John Aldridge, Appellant, v. United States of America, Appellee, 405 F.2d 831 (9th Cir. 1969)Annotate this Case
John Aldridge, pro se.
John P. Hyland, U. S. Atty., Wm. B. Shubb, Asst. U. S. Atty., Sacramento, Cal., for appellee.
Before POPE, HAMLEY and KOELSCH, Circuit Judges.
HAMLEY, Circuit Judge:
John Aldridge appeals from a district court order denying his motion for correction of sentence under Rule 35, Federal Rules of Criminal Procedure. His sole contention on this appeal is that he should be given credit, under 18 U.S.C. § 3568, for the approximately six months he spent in jail for want of bail prior to judgment.
A Rule 35 proceeding is inappropriate for the obtaining of such relief. See Lee v. United States, 9 Cir., 400 F.2d 185, 188, 189. But, as this court did in that case, we will regard the proceeding as one for habeas corpus relief for the purpose of considering Aldridge's contention on the merits. If he is entitled to a reduction in time to be served, this may be ordered in a habeas corpus proceeding notwithstanding the fact that it will not entitle him to immediate release. See Peyton v. Rowe, 391 U.S. 54, 66, 88 S. Ct. 1549, 20 L. Ed. 2d 426.
Aldridge is in federal custody following his conviction, on April 13, 1966, on two counts of an indictment charging violations of 18 U.S.C. §§ 471 and 474 (1964), relating to counterfeiting offenses. On August 9, 1966, he received a final sentence, under 18 U.S.C. § 4208 (a) (2) (1964), of seven years on each count, the sentences to run concurrently. It was apparently some time later when Aldridge discovered that he was not being given credit for jail time prior to sentence.
The Rule 35 motion came before the same district judge who had imposed the sentence. In denying the motion the court did not reject Aldridge's right to credit for jail time prior to judgment. Instead, the court stated that, at the time of sentencing, this credit had been taken into account by him in fixing a prison term of seven years on each count, instead of the maximum term of fifteen years which might have been imposed under 18 U.S.C. §§ 471 and 474, and in making the sentences concurrent instead of consecutive.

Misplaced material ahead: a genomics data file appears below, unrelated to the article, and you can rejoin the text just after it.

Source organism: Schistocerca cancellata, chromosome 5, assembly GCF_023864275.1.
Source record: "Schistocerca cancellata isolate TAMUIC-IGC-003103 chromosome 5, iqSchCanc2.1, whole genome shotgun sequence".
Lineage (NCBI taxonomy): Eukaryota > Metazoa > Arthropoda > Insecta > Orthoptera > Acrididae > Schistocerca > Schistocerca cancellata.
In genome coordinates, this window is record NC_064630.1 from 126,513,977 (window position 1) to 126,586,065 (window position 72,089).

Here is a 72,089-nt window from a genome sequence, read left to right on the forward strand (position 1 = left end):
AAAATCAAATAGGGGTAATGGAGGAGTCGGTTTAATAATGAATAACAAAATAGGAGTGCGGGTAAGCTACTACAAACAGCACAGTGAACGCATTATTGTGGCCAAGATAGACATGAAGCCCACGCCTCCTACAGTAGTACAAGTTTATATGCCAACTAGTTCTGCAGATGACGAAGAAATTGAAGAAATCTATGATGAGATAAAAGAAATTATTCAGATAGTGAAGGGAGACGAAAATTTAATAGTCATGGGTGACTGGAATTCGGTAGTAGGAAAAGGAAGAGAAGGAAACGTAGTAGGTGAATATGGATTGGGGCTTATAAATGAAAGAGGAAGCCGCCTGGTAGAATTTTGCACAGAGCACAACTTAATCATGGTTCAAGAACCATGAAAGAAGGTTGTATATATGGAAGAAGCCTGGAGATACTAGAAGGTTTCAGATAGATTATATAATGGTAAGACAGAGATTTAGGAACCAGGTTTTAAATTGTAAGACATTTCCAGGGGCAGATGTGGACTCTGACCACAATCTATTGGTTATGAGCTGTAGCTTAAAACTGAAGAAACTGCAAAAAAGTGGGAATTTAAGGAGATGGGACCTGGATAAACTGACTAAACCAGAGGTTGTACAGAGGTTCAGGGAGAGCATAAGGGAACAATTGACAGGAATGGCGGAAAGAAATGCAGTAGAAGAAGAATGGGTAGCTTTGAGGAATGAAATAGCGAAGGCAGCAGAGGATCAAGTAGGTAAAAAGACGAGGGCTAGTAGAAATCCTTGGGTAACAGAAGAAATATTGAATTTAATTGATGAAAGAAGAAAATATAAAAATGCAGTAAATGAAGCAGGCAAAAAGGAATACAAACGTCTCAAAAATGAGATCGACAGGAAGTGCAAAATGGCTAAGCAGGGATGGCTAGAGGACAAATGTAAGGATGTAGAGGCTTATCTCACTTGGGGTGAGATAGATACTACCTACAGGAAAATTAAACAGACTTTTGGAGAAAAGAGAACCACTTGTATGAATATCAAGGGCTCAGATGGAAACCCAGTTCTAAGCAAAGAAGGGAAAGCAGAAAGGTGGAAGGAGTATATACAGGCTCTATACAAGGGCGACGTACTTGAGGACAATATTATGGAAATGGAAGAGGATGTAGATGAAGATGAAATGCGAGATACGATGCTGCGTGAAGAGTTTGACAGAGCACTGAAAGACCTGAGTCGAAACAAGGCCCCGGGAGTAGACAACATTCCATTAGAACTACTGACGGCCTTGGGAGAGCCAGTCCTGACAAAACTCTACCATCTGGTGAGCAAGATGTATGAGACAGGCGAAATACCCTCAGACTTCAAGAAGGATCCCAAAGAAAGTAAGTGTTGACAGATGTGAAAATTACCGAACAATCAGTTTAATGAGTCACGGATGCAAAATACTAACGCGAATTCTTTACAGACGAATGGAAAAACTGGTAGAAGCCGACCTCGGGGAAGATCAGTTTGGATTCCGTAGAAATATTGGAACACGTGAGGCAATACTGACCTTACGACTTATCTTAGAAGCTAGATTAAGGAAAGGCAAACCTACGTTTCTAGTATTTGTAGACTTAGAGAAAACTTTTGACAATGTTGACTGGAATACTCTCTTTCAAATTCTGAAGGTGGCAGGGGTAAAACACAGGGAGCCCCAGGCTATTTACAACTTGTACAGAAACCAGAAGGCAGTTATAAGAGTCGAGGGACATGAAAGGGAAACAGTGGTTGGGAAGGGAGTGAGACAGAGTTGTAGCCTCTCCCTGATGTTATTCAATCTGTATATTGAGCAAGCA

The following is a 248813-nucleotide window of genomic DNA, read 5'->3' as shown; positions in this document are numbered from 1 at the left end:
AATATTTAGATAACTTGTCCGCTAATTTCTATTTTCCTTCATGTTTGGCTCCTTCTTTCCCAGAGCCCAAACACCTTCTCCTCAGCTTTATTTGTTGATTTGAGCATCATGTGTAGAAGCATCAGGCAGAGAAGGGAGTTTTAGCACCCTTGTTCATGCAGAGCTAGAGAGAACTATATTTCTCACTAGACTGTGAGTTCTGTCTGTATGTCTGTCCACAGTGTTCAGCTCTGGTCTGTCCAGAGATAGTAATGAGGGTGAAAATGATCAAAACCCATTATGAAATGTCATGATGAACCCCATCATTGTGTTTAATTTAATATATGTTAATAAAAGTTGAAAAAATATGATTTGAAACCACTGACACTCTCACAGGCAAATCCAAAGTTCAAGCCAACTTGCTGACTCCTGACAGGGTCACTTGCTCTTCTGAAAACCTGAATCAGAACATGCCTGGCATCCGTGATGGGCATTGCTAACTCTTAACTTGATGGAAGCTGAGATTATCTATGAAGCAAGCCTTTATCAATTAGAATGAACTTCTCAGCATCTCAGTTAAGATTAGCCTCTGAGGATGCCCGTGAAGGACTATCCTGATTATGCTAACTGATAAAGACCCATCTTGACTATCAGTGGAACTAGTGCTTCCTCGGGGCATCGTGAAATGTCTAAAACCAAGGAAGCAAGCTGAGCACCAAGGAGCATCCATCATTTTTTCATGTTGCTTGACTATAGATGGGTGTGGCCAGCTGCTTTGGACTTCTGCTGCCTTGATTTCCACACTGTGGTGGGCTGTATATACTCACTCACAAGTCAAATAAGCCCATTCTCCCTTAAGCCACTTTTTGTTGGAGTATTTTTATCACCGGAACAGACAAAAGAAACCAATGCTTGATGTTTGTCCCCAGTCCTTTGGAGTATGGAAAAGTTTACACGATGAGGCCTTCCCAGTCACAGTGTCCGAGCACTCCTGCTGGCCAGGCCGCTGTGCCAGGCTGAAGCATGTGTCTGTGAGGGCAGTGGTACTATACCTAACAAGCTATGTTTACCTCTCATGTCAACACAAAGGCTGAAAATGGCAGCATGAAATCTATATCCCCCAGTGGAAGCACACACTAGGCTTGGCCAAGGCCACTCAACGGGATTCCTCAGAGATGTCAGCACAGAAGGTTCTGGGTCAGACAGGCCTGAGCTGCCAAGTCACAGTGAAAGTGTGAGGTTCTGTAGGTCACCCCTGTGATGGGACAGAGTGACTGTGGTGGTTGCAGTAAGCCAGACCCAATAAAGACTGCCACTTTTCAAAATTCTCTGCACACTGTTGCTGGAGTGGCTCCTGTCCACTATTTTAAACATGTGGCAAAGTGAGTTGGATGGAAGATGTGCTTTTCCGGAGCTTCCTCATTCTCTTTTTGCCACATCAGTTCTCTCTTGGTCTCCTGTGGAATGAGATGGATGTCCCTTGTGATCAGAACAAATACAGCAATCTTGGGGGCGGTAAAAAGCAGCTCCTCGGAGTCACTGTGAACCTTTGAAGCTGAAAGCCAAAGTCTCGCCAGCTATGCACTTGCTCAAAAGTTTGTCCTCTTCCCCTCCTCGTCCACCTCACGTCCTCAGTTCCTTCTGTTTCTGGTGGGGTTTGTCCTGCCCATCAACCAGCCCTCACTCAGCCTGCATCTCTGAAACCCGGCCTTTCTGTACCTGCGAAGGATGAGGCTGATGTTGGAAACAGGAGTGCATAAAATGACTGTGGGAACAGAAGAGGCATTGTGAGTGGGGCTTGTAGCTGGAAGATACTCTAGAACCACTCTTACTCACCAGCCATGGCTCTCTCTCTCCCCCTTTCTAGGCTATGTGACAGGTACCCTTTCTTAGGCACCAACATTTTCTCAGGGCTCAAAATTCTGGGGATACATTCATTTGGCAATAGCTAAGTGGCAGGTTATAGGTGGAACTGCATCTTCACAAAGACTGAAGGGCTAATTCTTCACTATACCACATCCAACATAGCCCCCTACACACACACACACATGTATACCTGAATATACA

Aldridge concedes that the 1966 Amendment to section 3568, which provides that the Attorney General shall in all cases give credit for time spent in custody prior to the imposition of sentence, is inapplicable in this case. That amendment is effective only with respect to sentences imposed on or after September 21, 1966. Sec. 6, Pub. L. 89-465, 80 Stat. 217. Nor do the sections under which Aldridge was convicted provide for a mandatory minimum sentence. If they had, he would clearly have been entitled to credit under the 1960-66 form of section 3568.
Aldridge contends, however, that there is compelling judicial authority for the proposition that such credit was constitutionally required to be given under the 1960 amendment to section 3568, even in the absence of a mandatory minimum sentence requirement. He cites Bryans v. Blackwell, 5 Cir., 387 F.2d 764; Dunn v. United States, 4 Cir., 376 F.2d 191; Stapf v. United States, 125 U.S. App.D.C. 100, 367 F.2d 326. See also Lee v. United States, 9 Cir., 400 F.2d 185, 188.
However, Aldridge would be ineligible for relief under the rule applied in these cases. If, while the 1960 amendment to section 3568 was in effect, the maximum sentence for a crime was imposed, the affected prisoner, upon establishing that he served time in jail prior to sentencing, must be afforded relief. This is true because if a maximum sentence was imposed it is obvious that the sentencing judge did not allow credit for presentence time spent in jail. Aldridge, however, was not given the maximum statutory term and the sentence imposed on each count was actually eight years shorter than the maximum. It is thus mathematically possible that the sentencing judge gave credit in computing the sentence.
Where this possibility exists, there is a conclusive presumption that credit was given. Stapf v. United States, supra, 367 F.2d at 330; Bryans v. Blackwell, supra. See also Lee v. United States, supra, 400 F.2d at 188. Furthermore, in this case, there is a basis for holding, independent of this presumption, that credit was given for this jail time. The sentencing judge stated, in his order denying the Rule 35 motion, that he did take into consideration, at the time of sentencing, the time Aldridge had spent in custody awaiting trial.
The district court therefore did not err in denying the motion, whether considered as one under Rule 35, or as an application for habeas relief.